The best time to visit the main square of Chefchaouen is when the sun goes down & people gather there.
When we were there, every evening something was going on at the square. Artistic performances of musicians, magicians & others, but also exotic birds & some Disney figures or Super Heroes to take pictures with. Very popular with local visitors – the absolute majority when we visited in August – & foreign tourists alike.
Ras El Maa Waterfall
This is a small waterfall located just outside the medina – a 10 minute walk from the central square. It’s a great place to take a break & relax a little.
We visited the waterfall in the hottest season of the year & although we didn’t swim – I saw only local children taking a dive – it was refreshing to see & feel the ice cold water running down the lower flanks of the Rif Mountains.
Besides us, we didn’t encounter many other foreign visitors, but yes, hundreds of Moroccans. While their children played in the water most of them were only putting in their hands and/or feet in the water to cool off.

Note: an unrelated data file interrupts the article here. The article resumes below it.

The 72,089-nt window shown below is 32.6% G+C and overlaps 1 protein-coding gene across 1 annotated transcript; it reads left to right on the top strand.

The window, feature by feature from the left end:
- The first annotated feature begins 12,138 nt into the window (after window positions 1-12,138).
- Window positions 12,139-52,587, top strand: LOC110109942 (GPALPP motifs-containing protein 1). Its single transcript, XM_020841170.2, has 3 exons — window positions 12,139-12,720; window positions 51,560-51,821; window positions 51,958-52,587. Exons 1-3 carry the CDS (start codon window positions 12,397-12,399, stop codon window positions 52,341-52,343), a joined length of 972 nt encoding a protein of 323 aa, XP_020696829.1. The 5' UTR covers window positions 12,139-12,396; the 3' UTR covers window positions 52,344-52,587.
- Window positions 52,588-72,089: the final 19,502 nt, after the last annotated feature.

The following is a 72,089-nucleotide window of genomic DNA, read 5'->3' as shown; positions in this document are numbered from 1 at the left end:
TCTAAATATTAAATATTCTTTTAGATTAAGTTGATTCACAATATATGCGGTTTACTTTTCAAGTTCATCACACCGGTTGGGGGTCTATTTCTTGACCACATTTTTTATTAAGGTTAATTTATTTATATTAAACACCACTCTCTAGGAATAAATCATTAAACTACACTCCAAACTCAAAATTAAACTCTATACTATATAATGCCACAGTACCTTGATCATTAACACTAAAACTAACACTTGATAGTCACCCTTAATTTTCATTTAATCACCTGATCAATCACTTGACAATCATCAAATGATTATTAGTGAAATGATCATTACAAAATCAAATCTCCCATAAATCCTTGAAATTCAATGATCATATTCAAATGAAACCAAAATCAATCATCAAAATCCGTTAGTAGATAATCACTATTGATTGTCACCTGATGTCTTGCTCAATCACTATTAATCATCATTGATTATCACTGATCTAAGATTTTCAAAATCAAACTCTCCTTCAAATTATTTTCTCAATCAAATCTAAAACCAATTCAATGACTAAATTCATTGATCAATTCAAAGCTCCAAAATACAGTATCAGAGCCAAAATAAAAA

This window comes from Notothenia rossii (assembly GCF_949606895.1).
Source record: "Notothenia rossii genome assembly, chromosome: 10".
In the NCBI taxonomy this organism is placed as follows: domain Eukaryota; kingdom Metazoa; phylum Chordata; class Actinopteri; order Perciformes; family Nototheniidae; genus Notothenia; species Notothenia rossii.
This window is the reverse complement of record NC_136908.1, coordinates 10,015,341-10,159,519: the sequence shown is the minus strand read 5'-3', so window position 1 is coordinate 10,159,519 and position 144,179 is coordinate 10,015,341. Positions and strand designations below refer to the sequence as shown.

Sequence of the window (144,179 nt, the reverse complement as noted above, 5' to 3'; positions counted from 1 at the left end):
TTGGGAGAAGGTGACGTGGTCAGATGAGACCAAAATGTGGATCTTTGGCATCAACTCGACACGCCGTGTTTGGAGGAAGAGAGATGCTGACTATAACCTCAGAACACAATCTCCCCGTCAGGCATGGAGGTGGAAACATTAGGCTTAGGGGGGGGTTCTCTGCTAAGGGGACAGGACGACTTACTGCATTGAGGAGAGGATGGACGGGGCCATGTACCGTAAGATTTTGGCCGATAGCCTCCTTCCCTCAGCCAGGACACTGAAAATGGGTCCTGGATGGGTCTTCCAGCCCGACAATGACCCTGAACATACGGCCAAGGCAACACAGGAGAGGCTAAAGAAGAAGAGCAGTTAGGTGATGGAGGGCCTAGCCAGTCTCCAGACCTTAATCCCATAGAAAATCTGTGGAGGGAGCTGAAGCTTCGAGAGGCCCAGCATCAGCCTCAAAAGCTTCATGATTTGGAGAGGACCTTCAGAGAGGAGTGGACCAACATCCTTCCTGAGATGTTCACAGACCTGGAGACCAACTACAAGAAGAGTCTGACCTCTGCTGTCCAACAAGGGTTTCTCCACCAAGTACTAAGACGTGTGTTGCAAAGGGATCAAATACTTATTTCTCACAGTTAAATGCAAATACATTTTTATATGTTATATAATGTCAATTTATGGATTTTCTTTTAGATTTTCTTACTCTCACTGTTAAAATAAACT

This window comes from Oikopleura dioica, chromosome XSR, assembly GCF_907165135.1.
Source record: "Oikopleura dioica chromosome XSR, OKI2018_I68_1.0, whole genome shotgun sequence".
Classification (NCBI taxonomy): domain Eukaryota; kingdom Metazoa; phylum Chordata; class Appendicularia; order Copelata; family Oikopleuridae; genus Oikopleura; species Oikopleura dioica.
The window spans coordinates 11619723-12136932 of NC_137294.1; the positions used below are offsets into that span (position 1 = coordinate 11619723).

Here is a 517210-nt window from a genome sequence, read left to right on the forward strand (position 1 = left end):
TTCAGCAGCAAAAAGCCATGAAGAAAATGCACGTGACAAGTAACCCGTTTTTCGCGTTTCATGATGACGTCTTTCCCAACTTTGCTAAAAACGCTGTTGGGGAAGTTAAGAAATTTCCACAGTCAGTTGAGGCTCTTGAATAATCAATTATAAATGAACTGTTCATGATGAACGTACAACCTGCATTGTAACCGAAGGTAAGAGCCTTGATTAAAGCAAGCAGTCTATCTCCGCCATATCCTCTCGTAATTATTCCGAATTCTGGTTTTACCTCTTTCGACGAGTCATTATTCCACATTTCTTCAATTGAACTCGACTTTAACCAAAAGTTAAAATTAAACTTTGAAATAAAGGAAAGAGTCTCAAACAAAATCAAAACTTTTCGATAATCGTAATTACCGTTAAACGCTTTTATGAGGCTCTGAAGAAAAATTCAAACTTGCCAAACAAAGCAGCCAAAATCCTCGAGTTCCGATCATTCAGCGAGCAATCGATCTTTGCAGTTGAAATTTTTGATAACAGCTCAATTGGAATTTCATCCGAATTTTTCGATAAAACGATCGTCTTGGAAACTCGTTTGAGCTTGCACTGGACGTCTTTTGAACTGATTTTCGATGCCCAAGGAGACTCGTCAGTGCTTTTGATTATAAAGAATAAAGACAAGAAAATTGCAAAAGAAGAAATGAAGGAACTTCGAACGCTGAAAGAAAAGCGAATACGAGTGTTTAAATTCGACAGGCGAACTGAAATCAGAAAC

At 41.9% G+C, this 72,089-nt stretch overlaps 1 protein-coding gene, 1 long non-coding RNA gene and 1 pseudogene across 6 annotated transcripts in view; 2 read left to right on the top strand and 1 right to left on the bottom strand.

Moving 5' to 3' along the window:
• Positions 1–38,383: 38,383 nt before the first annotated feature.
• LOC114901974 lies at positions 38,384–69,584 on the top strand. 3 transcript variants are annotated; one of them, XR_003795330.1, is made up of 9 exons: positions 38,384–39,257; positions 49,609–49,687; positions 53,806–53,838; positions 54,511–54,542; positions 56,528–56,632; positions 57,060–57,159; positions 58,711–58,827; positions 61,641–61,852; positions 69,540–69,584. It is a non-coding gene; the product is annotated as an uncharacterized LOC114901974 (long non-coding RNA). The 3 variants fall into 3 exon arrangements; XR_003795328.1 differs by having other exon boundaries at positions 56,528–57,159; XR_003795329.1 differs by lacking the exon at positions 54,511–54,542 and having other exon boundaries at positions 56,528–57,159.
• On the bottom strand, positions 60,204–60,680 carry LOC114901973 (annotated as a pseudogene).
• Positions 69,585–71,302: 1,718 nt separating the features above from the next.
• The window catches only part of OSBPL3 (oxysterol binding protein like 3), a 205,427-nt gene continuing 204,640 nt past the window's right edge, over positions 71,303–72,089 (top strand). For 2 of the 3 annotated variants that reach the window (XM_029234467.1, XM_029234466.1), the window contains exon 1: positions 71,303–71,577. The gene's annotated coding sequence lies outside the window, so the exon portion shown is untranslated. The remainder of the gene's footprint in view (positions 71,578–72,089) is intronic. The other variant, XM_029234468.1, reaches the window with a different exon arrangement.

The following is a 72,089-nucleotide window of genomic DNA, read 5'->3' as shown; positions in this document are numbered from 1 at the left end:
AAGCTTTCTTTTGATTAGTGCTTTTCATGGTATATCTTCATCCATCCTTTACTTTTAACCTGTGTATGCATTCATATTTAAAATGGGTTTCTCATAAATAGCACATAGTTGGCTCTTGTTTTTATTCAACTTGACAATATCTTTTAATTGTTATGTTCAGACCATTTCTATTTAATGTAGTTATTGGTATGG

When we arrived at the higher level – just under a bridge which leads back to the city center – we found some welcome fruit stalls. In this case thousands of “seasonal oranges” floating in the icy cold water, waiting to be converted in juice.
A scene from paradise & one I will never forget.
A cooling visit to the Ras El Maa Waterfall in Chefchaouen.
The Spanish Mosque
Another attraction worth your visit while in Chefchaouen is the Spanish Mosque. It’s located on a hilltop overlooking the city & natural surroundings – a 25 minute walk from the central square.
Besides being a beautiful, unique building, it’s an ideal place to see the sun go down. A ritual which repeats itself daily when people walk up to the mosque. (Be aware though, the mosque itself is only open to muslims).
A climb to the Spanish Mosque provides beautiful views of the city of Chefchaouen & around.